Building description and climate

Villa Zagala is located at 34.6° South, 58.5° West, and 26 m over sea level, in “Great Buenos Aires”. There are neighbouring buildings, such as a hospital and a geriatric house and a church that conditionates the orientation of the new building. The climate variables in winter and summer are shown in Table 1. The outdoor air temperatures and wind velocities were obtained from the National Meteorological Service and the mean solar irradiance on horizontal surface was estimated from correlations (Righini et al., 2004).

Table 1. Meteorological data of Villa Zagala, for a winter (July) a summer (January) month.

Month

Min Temp (°C)

Mean Temp (°C)

Max Temp (°C)

Solar Irradiance (MJ/m2)

Wind velocity (km/h)

July

6,2

10,7

16,2

7,93

7

January

17

22,9

28,6

23,62

9

The floor view and two facades are shown in Figures 1 and 2. The original project was a conventional design commonly used by the Ministry of Social Development (MDS) team in these buildings with slight adaptations depending on the site. Due to functional reasons, the CIC building is divided in two independent sectors, named Health and Development, with a covered area around 325 m2 each one. The Health Sector has a large vertical surface oriented to North in order to maximize the solar collection. Originally the vertical envelope was a plastered hollow ceramic wall (0.18m thick), with indoor partitions of 0.15m thick hollow ceramic bricks. The roof was a metal sheet with a gypsum ceiling. This project was modified in order to minimize the thermal losses through the building envelope by improving the thermal insulation of walls and roofs with a polystyrene sheet (0.05m thick), the subfloor with insulating aggregates and double glazing in windows. Reduction of the air leakages through the opening frames, avoiding overheating in summer through solar control devices as overhangs, shading devices, etc., forced and natural ventilation, and daylighting, were also included. Solar and low-energy devices as solar water heating, photovoltaic panels, and low-energy consumption lights, will be installed in the building.

Solar Mobile Companion

In this project a design concept for PV powered PDA (Personal Digital Assistant) was designed. The design was made with the aim to use the matching model. The main challenge of the project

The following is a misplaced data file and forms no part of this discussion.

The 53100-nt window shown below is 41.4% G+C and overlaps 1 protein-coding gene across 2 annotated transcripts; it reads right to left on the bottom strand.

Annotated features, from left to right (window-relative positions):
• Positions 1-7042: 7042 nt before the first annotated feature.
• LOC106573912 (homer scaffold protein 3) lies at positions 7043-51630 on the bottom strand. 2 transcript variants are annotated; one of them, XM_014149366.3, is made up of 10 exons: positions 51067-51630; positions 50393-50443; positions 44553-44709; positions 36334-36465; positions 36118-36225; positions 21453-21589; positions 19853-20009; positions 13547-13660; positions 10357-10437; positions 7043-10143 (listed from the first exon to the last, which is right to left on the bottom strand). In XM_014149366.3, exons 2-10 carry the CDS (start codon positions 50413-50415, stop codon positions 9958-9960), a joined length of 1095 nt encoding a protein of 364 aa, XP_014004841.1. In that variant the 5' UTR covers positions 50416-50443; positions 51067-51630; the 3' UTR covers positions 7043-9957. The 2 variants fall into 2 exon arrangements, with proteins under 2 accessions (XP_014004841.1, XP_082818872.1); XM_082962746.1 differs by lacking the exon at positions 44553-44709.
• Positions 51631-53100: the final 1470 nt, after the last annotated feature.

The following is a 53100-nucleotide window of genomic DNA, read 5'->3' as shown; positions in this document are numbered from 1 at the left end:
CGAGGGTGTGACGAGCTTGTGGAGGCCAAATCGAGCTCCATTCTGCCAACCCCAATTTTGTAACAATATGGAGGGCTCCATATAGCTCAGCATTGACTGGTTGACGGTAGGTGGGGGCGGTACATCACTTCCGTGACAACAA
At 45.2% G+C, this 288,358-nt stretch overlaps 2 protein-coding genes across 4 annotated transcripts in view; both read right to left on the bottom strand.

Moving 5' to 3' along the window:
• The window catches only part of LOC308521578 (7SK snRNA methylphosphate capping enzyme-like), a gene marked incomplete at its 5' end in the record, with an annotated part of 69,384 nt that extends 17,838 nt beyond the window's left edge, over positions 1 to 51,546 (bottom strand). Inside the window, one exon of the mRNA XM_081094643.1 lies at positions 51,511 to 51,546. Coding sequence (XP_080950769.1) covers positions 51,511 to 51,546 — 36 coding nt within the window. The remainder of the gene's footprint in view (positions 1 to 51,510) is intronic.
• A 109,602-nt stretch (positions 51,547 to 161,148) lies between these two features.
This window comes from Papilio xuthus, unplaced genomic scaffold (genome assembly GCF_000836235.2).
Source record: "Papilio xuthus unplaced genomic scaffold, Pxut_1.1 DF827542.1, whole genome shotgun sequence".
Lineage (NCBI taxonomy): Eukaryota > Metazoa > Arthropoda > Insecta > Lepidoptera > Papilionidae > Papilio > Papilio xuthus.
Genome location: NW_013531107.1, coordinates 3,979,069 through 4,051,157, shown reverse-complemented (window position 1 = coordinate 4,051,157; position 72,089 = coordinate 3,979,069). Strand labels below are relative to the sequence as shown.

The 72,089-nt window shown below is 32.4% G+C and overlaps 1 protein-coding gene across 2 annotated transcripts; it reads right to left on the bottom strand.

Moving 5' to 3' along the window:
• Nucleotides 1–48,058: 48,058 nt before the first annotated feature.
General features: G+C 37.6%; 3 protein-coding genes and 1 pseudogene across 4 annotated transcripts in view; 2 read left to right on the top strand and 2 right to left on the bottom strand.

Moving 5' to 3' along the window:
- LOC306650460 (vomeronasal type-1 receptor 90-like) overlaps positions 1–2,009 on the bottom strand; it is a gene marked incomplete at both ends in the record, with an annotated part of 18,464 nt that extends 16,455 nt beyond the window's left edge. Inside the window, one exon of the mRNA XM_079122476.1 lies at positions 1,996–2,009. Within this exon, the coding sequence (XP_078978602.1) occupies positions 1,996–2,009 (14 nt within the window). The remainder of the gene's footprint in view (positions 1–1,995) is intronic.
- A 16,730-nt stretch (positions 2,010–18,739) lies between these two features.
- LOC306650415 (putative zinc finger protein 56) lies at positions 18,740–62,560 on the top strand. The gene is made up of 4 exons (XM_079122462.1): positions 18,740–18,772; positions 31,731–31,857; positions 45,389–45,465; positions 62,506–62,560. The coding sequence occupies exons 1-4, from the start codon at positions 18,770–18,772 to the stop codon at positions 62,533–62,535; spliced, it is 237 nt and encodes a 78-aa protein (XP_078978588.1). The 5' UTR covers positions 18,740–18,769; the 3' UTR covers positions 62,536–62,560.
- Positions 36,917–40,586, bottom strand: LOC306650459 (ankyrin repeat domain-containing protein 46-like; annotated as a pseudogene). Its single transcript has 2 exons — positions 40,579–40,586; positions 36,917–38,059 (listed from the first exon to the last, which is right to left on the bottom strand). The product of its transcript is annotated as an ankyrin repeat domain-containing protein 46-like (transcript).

was to integrate a PV surface larger than the functional product in such a way that it can optimally convert energy and users can conveniently use the product. The final product design is a mobile device that is highly energy efficient. The target group consists of users that have a modest demand for functionality and thus energy consumption. The PV panel is foldable and detachable. Folded, the panel is small enough to fit in the cover of the device. When detached the panel can be left to charge its own battery on a location with high light intensity. The main device can be used on a different, darker, location. As soon as the panel is connected to the device again, the energy stored in the panel’s battery is transferred to the device’s battery.

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A tangible model was made of the product. The final design is a concept, a showcase. It is estimated that the design is technically feasible in terms of technology by the year 2010.

Planning Phase

The first and often most difficult stage of planning a solar cooling plant is to calculate the actual cooling demand. Norm calculations usually give the sum of multiple single peak loads resulting in a very high overall peak load. This demand however will only be required for a very small number of running hours. This explains why electrical cooling machines are mostly over-sized and therefore have to continuously modulate. This unstable operation leads to lower efficiency levels and unnecessarily high power connections.

If a solar thermal cooling plant was to be designed based on these peak loads, the plant would not only be very expensive, the over-sizing also leads to operational problems.

Table 1: Overview of the thermal cooling plants already operational from S. O.L. I.D.

Location/Project

Cooling Machine

Constr.

Cooling

Power

Collector

Area

Pristina — EAR Tower

2 Pcs. LiBr-Chiller

2002/3

70 kW

226 m2

Leutschach — Wine Cooling

Ammonia, Custom — made (Podesser)

2003

15 kW

100 m2

Graz — Buro, Test Plant

Ammonia, Custom — made (Kunze)

2003

2 kW

8 m2

Stadtwerke, Crailsheim

1 Pcs.. LiBr-Chiller

2004

15 kW

Energy from boiler

Brussel — Renewable Energy House

1 Pcs.. LiBr-Chiller

2005/7

35 kW

60 m2

Phonix — Desert Outdoor Center

1 Pcs.. LiBr-Chiller

2006

70 kW

168 m2

Qingdao — Olympic Village

2 Pcs.. LiBr-Chiller

2006

512 kW

631 m2

Tampa — Estellas Restaurant

1 Pcs. LiBr-Chiller

2007

70 kW

210 m2

Lisbon — CGD

1 Pcs. LiBr-Chiller

2008

585 kW

1592 m2

Phoenix-Lanta

1 Pcs. LiBr-Chiller

2008

130 kW

504 m2

Gleisdorf- Service Center Municipality

1 Pcs. LiBr Chiller, and DEC

2008

35 kW 6000 m3/h

260 m2

Graz, office

1 Pcs. Li Br Chiller

2008

17.5 kW

58 m2

All of the cooling projects for air-conditioning purposes were over-dimensioned by a factor of 2-3 during the initial design phase. According to the DIN, the EAR Tower in Pristina had a cooling demand of 210 KW. The actual cooling system installed by S. O.L. I.D. uses two cooling machines with a total nominal capacity of 70 KW (peak 90 KW) and a back-up 30 KW compression cooler. The maximum measured cooling demand over six summers (including the particularly hot summer of 2003) was 80 KW. Same has been monitored on all other projects.